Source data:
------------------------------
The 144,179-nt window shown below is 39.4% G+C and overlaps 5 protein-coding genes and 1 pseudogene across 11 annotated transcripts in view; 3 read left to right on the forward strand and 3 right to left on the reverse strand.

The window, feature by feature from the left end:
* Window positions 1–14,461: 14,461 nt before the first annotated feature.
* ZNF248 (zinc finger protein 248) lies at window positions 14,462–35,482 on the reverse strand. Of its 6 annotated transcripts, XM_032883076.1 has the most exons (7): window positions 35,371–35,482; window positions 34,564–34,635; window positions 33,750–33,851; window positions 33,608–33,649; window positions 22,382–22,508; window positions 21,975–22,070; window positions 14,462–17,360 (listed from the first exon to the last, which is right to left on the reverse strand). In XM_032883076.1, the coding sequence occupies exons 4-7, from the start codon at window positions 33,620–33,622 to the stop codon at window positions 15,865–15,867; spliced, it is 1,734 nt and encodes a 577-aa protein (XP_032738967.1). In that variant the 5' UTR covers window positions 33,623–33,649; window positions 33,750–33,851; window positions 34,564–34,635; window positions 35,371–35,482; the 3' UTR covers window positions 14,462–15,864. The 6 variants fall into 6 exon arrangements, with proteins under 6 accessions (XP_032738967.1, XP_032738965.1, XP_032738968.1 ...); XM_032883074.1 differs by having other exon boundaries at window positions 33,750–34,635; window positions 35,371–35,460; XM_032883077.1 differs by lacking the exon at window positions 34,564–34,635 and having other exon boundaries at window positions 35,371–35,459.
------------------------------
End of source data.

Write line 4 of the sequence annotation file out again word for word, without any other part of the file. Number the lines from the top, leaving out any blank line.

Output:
* ZNF248 (zinc finger protein 248) lies at window positions 14,462–35,482 on the reverse strand. Of its 6 annotated transcripts, XM_032883076.1 has the most exons (7): window positions 35,371–35,482; window positions 34,564–34,635; window positions 33,750–33,851; window positions 33,608–33,649; window positions 22,382–22,508; window positions 21,975–22,070; window positions 14,462–17,360 (listed from the first exon to the last, which is right to left on the reverse strand). In XM_032883076.1, the coding sequence occupies exons 4-7, from the start codon at window positions 33,620–33,622 to the stop codon at window positions 15,865–15,867; spliced, it is 1,734 nt and encodes a 577-aa protein (XP_032738967.1). In that variant the 5' UTR covers window positions 33,623–33,649; window positions 33,750–33,851; window positions 34,564–34,635; window positions 35,371–35,482; the 3' UTR covers window positions 14,462–15,864. The 6 variants fall into 6 exon arrangements, with proteins under 6 accessions (XP_032738967.1, XP_032738965.1, XP_032738968.1 ...); XM_032883074.1 differs by having other exon boundaries at window positions 33,750–34,635; window positions 35,371–35,460; XM_032883077.1 differs by lacking the exon at window positions 34,564–34,635 and having other exon boundaries at window positions 35,371–35,459.